Tuesday, February 1, 2011

Mistakes Indonesians make when trying to speak English

So, yesterday I am with my girlfriend and he want to buy a pair of earring, but I spend the money on some shirt for him instead.

Anyone who speaks a language that is not their first is going to make mistakes. It's a universal phenomenon. But if we look at particular cultural and linguistic groups, we can notice certain specific kinds of mistakes common to that group.

An obvious and well-known example is the Japanese difficulty in pronouncing the sound /l/, often rendering it as an /r/ instead. But these sorts of culturally-specific mistakes are not just in pronunciation. They may be in grammar, vocabulary, sentence structure, or even in concepts that differ from culture to culture.

I'm using the Indonesian language here as an example. By extension, this also includes Malay, of which Indonesian is really a dialect. (Although given that Malaysians are normally exposed to English earlier on than Indonesians are, they might not make the same mistakes.)

People who speak English as a mother tongue often take for granted what a damn complicated language it is. By contrast, Indonesian is a very simple language in many ways, and it is in this contrast in approaches that some of the most common mistakes are made.

- INDONESIAN GENDER CONFUSION. (Nothing to do with transexuals here.)
Indonesian does not distinguish between “he”, “she” and “it”. When it comes to third-person singular pronouns, Indonesians just use the same word (dia) no matter whether it's a male, female or an animal without any specific gender. While that may sound confusing, it's not, because the context is key.
Here's an example:  If I start talking about “Mr Smith”, then I have established by my use of "Mr" that he is male. So subsequently when referring to Mr Smith, I can just refer to him as dia because whoever I'm talking to knows that it is a man. But if I then start talking about Mr Smith's daughter, or Mr Smith's dog, I also use dia.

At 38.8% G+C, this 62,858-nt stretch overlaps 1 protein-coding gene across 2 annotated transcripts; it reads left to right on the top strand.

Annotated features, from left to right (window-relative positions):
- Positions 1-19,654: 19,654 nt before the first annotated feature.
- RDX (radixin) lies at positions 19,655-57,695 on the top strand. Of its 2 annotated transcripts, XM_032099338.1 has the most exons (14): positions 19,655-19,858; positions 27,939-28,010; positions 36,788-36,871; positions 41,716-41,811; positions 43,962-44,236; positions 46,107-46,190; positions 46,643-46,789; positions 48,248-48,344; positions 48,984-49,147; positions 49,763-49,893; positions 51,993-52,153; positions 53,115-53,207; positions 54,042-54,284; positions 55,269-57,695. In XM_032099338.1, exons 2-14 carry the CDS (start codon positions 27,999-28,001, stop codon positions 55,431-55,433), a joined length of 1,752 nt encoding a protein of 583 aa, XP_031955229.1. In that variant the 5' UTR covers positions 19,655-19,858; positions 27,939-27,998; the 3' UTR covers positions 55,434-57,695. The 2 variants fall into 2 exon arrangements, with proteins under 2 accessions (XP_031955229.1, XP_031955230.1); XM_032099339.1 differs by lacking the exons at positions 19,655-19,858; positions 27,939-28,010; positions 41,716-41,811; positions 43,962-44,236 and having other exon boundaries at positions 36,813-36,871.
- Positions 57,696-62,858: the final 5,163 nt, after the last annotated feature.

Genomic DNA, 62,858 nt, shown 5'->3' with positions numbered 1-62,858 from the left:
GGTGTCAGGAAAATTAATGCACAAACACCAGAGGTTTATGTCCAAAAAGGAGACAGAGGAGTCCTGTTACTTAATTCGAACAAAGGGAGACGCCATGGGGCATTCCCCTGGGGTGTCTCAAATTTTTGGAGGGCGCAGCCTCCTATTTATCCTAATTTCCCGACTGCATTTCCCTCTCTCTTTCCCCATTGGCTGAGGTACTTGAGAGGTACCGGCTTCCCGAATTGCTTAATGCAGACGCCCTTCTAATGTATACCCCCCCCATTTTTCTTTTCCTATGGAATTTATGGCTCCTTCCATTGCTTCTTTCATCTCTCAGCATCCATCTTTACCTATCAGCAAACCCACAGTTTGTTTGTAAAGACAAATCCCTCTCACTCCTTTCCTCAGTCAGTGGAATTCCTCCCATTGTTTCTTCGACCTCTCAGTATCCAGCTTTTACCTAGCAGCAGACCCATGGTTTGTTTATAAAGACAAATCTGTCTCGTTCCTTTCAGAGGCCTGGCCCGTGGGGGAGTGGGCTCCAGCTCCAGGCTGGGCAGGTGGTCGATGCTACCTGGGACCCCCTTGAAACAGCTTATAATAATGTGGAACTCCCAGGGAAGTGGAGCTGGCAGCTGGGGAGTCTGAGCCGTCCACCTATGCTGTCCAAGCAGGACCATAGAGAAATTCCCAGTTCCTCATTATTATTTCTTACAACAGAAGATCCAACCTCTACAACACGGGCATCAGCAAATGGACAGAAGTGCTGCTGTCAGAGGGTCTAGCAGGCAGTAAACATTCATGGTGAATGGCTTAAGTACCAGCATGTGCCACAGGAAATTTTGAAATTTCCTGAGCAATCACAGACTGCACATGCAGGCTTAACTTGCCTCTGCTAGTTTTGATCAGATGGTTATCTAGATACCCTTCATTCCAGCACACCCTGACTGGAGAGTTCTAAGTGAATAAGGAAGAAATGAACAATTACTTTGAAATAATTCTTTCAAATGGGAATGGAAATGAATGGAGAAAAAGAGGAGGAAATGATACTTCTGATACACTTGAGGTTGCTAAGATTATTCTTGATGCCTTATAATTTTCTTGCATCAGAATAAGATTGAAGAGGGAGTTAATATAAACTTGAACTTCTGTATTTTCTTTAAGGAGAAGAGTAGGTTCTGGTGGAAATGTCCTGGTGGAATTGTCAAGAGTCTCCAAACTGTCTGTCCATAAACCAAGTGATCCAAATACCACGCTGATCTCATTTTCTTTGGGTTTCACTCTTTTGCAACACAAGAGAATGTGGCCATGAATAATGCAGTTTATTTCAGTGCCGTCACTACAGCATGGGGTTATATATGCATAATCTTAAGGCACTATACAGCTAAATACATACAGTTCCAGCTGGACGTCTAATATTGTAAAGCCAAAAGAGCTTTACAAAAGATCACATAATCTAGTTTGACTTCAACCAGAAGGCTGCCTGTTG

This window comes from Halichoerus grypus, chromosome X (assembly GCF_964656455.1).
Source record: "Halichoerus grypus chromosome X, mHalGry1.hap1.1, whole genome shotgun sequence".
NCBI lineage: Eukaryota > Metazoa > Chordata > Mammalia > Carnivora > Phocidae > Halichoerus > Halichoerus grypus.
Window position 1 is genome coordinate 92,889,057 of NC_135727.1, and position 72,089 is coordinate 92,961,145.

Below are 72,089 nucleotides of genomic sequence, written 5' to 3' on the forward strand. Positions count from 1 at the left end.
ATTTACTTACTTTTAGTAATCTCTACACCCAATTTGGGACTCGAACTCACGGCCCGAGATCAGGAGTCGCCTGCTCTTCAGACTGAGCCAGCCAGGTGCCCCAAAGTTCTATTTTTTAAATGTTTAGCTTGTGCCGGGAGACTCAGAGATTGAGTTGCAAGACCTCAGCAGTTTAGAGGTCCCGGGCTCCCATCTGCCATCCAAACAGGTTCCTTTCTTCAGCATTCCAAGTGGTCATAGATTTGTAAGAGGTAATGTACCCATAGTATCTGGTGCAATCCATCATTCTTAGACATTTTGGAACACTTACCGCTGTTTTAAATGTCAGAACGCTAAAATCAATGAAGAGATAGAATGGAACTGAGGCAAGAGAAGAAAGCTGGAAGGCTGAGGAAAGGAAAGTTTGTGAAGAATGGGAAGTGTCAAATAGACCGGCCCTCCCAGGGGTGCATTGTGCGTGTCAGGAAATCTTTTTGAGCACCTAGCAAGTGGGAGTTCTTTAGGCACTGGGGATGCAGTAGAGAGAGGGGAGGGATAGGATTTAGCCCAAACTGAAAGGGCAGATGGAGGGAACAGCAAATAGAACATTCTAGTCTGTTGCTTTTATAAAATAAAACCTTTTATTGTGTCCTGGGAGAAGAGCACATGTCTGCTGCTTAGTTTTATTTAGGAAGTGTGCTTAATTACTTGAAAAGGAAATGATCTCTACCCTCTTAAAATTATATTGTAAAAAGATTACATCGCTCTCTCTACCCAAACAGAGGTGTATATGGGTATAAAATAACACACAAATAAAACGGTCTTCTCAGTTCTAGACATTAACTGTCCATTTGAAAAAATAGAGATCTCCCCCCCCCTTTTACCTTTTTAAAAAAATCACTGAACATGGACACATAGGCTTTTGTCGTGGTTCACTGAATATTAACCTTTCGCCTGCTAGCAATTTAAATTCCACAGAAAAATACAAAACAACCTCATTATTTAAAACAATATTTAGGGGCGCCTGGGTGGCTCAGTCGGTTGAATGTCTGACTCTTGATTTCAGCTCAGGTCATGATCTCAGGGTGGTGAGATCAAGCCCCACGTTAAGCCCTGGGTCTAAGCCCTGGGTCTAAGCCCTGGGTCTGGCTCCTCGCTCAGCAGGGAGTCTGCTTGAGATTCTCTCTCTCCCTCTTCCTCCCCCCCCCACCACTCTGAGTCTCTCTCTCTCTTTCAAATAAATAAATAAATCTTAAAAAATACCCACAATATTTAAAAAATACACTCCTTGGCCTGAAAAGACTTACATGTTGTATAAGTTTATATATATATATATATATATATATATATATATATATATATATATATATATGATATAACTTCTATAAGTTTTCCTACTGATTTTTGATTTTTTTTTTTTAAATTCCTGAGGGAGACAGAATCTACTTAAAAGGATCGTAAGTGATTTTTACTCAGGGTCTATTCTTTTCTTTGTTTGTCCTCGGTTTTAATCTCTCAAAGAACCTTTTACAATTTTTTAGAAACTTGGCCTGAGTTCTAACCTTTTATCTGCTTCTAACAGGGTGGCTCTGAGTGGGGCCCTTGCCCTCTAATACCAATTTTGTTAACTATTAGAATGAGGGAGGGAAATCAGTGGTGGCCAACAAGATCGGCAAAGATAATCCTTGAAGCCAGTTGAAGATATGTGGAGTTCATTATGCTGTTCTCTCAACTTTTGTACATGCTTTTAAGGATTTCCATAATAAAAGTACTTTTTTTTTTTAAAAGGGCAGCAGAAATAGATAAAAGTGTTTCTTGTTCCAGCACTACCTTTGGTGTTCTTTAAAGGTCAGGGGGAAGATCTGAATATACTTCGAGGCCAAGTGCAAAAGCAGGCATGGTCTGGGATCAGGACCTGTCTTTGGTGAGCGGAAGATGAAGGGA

But when Indonesians speak English, they commonly confuse "he", "she" and "it". Thus it is common to hear phrases like, "Yesterday I was talking to my father and she got a bit angry" or "Check out that girl, he has nice legs".

Indonesian has no separate markers for tenses (as in the English “had”/”has”/”will have”/”is having”).  Everything is said in the present tense.
If that sounds strange, it's not. Again, it’s all context – once I establish that I’m talking about something that happened yesterday, it is just assumed that I’m speaking in past tense, and I use the same verbs as I would if I was talking about the future or the present.
Obviously, when speaking English, Indonesians can forget to apply tense to their verbs, saying things like “yesterday I go to the shop”.

In English, the suffix "-s" on the end of a word indicates plurality. However, Indonesian doesn't really have plural suffixes. Sometimes, plurality is indicated by simply doubling the word. So teman means "friend", and teman-teman means "friends", which does not imply a specific number. But other times, a single teman is enough, accompanied by a contextual word to indicate whether it is plural or not. So if I add banyak ("many"), I have banyak teman ("many friends"). The use of "many" implies plurality, so it is not necessary to further indicate that there is more than one friend in this situation. Thus the use of the suffix "-s" in the English phrase "many friends" is redundant, as saying "many friend" would convey exactly the same message. Likewise, if I have 80 teman, the plurality is implied by the number.

Thus, many Indonesians when the speak English say things like “I own 2 house” or “We have enough player to make three team”, because it makes perfect sense in their own language.

Thus, comparison to a simple and utilitarian language like Indonesian reveals what an unneccesarily complicated language English is; it's full of grammar that doesn't really have to be there.
Take, for example, the phrase, "Yesterday I went to the cinema with Gary and he brought some friends."
The Indonesian equivalent translates as "Yesterday I go to cinema with Gary and he bring some friend." Which may sound strange and fobby to native English speakers, but it conveys all the same information, only stripping away all the fiddly grammar which makes English a hard language to learn.

It is worth bearing in mind that Indonesian is a lingua franca. It may be the official language of business, school and government, but less than half the country speak it as a first language. Instead at home they are more likely to speak their local language (Balinese, Acehnese, etc). Indonesia descends from the dialect of Malay that was spoken around the archipelago as a trade language. Perhaps one reason it was successful in this context, and thus able to spread all over the region, is because its simplicity made it easy to learn.

It is notable as well that "Manglish" (Malaysian English, basically a pidgin form of English spoken widely in Malaysia) is also far simpler than English in its sentence structure and grammar, and has taken on many of the characteristics of Malay/Indonesian. Here's an example:
A: "On the fan, can or cannot?"